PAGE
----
What is the most difficult part for you about being in the business?
Its hard not to get jaded, It’s a huge fight to stay fresh and passionate about the craft’. teaching AM has been awesome,  the energy of the students  keeps me going’

In your travels, have you had any brushes with animation greatness?
Sure , I’ll namedrop a few’ Con Pederson I first met years ago at Metrolight studios, been over to his house a few times, extremely grateful to him, taught me how to think like a film maker, tons of stories about working as Ward Kimballs assistant. the Space Race with Wernher Von Braun, his time as art director on 2001, his relationship to Stanley Kubrick as friend and his story go to guy, he was also part of  the robert able legacy, even wrote his own 3d modeling program back when cgi started out. I’m guessing, but i’m sure that quite a few people owe their careers to Con’ also had the privilege to work with Bill Kroyer and have been to a few of his famous animator christmas parties. can’t forget to mention Tina Price who I’m also super grateful to for allowing me to be part of CTN. still see my self as on the fringe, but I guess I get around.

Describe a tough situation you had in life.
The deaths of my mom, brother and dad have been the big ones, mostly sad, more than tough. The toughest was losing my job back in 2001 a week before my son was born, luckily I got hired almost immediately, so it all worked out.
Any side projects or you’re working on or hobbies you’d like to share details of?
I’m working on a personal piece for my reel to balance out the cartoon side of things and to have some fun. also like everyone there’s a script or two under the bed. racing anyone?
Any unusual talents or hobbies like tying a cherry stem with your tongue or metallurgy?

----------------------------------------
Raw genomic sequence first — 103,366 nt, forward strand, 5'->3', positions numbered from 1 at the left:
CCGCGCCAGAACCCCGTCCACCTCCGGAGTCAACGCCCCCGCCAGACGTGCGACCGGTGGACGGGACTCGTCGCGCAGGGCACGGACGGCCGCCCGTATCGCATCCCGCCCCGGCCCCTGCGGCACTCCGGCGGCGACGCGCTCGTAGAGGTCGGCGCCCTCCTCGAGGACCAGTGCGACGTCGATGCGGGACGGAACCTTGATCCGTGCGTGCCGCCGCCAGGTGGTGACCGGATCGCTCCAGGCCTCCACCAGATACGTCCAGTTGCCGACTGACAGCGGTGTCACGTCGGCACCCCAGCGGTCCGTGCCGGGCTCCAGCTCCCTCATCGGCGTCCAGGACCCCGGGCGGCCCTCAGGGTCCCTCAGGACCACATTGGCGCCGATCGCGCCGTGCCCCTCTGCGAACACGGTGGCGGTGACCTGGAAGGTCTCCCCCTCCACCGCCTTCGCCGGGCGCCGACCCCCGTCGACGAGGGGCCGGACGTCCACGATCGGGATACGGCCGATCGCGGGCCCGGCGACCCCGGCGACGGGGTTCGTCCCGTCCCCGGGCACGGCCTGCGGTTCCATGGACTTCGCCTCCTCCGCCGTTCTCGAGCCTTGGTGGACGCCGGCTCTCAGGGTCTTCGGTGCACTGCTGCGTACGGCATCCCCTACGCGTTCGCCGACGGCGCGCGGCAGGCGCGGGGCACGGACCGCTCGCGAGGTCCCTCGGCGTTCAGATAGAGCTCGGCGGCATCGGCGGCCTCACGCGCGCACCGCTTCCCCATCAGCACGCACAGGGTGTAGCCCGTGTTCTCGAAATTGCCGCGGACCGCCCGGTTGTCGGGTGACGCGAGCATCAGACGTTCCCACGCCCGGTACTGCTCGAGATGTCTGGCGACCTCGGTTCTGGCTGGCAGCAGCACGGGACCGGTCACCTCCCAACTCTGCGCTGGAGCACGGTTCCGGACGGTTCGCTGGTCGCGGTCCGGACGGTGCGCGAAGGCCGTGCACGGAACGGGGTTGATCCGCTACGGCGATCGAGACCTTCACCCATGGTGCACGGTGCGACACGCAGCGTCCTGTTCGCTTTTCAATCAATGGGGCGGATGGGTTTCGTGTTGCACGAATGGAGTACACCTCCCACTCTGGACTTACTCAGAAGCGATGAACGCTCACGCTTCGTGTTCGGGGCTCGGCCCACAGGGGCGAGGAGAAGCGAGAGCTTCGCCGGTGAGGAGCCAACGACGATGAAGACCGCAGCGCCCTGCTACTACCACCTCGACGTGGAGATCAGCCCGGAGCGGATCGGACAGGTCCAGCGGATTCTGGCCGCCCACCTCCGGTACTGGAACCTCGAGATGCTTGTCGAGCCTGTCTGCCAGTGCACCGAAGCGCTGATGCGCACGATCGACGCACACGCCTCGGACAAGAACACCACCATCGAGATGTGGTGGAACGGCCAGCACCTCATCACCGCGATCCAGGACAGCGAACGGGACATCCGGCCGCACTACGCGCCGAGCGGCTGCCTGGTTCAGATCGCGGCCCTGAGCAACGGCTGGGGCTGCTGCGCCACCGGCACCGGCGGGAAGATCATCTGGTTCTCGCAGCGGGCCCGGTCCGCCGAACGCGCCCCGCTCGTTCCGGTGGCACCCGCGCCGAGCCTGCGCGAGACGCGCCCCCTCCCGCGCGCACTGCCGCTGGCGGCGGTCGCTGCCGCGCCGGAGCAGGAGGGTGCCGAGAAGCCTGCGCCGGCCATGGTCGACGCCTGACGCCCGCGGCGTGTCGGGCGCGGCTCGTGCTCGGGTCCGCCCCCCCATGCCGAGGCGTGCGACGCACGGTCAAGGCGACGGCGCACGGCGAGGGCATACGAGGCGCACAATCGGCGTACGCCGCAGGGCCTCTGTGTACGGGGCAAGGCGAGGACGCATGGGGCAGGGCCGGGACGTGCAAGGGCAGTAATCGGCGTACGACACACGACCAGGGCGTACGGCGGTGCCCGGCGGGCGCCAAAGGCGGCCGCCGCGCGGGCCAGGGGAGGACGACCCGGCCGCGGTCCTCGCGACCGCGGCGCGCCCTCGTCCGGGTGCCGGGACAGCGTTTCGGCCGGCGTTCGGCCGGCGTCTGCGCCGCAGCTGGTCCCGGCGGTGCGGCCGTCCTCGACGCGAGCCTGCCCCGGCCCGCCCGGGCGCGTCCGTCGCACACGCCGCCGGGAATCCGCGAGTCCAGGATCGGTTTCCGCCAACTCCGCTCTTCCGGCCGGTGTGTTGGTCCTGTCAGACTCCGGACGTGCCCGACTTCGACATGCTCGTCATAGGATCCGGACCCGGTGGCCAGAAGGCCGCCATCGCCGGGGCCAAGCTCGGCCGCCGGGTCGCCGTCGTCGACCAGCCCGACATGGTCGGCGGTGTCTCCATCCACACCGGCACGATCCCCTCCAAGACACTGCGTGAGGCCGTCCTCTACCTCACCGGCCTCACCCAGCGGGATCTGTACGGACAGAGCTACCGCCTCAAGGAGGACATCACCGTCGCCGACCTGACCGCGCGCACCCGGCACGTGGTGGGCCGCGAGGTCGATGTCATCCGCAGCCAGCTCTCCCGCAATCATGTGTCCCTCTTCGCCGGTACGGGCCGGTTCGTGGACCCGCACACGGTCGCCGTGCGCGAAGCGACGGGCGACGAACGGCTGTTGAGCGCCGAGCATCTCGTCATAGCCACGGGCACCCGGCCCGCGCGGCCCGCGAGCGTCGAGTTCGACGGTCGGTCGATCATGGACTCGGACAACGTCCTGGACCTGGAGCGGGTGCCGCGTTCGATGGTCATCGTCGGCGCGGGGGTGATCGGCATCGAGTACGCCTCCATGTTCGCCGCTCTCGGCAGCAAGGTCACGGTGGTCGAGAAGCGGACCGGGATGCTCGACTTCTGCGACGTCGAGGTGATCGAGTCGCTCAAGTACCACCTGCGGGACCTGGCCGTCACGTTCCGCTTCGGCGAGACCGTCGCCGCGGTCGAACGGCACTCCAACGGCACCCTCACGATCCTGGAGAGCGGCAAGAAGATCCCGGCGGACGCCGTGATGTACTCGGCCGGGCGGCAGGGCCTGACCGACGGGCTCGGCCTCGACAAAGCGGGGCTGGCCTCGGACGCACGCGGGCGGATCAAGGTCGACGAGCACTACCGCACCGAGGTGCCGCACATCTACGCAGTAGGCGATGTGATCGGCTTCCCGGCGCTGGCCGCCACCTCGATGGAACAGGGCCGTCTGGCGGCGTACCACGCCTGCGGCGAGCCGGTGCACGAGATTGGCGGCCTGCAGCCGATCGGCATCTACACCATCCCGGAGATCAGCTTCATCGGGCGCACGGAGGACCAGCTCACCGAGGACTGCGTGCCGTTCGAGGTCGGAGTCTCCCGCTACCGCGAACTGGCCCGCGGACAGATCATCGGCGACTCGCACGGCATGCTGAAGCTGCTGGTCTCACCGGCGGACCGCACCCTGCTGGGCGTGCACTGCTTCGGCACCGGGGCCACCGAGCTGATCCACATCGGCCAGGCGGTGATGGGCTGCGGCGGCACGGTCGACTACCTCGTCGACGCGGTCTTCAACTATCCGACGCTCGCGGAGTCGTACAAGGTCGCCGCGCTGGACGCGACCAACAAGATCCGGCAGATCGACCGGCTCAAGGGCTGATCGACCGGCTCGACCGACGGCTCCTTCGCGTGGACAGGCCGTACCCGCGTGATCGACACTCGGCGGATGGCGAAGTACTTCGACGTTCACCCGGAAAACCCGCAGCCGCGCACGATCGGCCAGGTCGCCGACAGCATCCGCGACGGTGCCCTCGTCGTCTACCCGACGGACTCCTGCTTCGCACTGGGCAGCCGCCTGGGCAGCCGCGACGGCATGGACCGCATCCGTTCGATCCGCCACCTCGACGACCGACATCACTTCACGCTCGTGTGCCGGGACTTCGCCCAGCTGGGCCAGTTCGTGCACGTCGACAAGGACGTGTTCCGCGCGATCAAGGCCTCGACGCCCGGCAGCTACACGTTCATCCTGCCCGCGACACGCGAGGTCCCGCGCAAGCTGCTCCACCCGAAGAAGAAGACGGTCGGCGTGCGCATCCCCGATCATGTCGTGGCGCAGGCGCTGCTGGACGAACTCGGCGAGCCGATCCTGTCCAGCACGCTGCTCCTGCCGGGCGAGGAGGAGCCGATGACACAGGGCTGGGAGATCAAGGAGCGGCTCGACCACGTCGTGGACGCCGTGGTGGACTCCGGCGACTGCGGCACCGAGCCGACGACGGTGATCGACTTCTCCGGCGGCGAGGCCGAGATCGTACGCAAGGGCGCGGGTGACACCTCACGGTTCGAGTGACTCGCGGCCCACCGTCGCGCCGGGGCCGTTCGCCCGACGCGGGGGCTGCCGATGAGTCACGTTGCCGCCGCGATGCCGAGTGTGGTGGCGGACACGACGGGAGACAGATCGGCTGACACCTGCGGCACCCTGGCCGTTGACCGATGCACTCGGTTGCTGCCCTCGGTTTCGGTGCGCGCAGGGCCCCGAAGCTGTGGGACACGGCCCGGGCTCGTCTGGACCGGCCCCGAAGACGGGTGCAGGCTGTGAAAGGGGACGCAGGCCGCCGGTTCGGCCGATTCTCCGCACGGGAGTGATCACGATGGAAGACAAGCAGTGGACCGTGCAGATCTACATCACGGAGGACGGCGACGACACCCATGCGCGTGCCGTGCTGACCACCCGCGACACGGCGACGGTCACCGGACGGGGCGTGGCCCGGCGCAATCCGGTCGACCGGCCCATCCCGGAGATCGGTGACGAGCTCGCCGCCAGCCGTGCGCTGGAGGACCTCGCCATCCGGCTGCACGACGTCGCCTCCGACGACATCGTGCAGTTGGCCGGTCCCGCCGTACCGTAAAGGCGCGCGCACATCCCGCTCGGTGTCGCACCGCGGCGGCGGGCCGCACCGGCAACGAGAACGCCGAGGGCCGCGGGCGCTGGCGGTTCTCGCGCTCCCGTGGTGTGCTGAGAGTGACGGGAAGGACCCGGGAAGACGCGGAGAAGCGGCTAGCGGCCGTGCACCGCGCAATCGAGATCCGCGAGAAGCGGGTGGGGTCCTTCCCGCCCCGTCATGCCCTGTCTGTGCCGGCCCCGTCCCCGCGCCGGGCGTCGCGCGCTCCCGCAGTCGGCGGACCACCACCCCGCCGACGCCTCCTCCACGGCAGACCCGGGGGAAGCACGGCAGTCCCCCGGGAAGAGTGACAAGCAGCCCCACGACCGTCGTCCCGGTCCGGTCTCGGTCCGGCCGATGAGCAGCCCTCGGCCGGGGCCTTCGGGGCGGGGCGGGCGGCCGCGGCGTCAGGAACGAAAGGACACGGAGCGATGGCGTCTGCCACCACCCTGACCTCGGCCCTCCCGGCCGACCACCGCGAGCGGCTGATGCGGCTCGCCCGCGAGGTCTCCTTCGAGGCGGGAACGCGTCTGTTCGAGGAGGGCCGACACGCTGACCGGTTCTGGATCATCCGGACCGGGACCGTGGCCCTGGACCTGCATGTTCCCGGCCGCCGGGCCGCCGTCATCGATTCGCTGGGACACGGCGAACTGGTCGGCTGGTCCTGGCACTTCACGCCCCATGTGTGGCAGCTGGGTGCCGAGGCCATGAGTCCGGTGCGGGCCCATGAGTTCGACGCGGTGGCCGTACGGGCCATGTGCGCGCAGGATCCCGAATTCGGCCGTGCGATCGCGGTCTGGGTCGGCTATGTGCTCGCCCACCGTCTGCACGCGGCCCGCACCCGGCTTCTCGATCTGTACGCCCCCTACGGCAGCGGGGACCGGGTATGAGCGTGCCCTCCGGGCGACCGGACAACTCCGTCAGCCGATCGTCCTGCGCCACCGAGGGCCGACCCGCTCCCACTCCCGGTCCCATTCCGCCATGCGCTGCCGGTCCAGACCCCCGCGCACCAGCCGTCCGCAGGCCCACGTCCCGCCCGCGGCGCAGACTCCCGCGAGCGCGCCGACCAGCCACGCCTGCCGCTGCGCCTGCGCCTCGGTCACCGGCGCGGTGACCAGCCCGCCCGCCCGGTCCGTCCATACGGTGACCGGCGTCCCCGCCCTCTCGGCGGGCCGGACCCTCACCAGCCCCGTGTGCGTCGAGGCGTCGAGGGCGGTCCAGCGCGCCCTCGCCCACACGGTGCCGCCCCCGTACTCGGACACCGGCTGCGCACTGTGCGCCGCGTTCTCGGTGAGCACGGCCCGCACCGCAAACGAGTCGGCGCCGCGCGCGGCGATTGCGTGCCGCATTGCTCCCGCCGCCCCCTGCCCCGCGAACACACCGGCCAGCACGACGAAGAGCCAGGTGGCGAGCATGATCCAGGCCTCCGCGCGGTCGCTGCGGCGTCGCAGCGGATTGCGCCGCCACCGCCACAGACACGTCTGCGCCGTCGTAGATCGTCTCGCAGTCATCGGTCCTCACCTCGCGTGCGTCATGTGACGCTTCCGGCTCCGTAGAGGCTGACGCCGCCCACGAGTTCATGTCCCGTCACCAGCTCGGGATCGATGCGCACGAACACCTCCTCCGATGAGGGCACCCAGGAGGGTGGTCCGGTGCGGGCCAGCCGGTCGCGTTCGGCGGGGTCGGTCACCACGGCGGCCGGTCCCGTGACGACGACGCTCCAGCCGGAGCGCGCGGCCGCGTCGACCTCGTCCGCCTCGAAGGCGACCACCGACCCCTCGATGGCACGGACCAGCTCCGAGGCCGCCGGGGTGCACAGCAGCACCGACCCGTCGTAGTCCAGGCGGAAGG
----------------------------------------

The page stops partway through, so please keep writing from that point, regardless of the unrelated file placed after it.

I can juggle, play drums, windsurf and I’m also a car guy so I love to follow F1 racing
Is there any advice you can give for an aspiring animation student or artist trying to break into the business?
Manage your expectations…….understand the three things needed:- to prove you can do the job(reel)…- that you’re a member of the human race (you can comunicate in a normal fashion and you’re not crazy)…..- that you’re a team player, a good fit for their team.(i.e. any recommendation or something to show that you’re not a loner).

….the easiest way in is a recommendation from a member on the animation team, but being a student you more than likely will not have that yet, so you’re gonna go with the reel first. a reel equals the job you are applying for, if you going for an a-list studio it has to be an a-list reel, so ask yourself if what you have on your reel is at the same level with what that studio produces, in this way you can manage your expectations. if the answer is no then you’ll end up at a studio that has the same quality as what your reel represents.(water finds its own level) not a bad thing, but the reality is its just where you are at. so it might take a two or three studio jump to get your reel up to that level where you will be able to break into your dream studio…for your reel to resonate with a recruiter it must have weight and performance(persona), if you are not sure if your reel has those two qualities then a brush up course at an online school like animationmentor.com will get you there.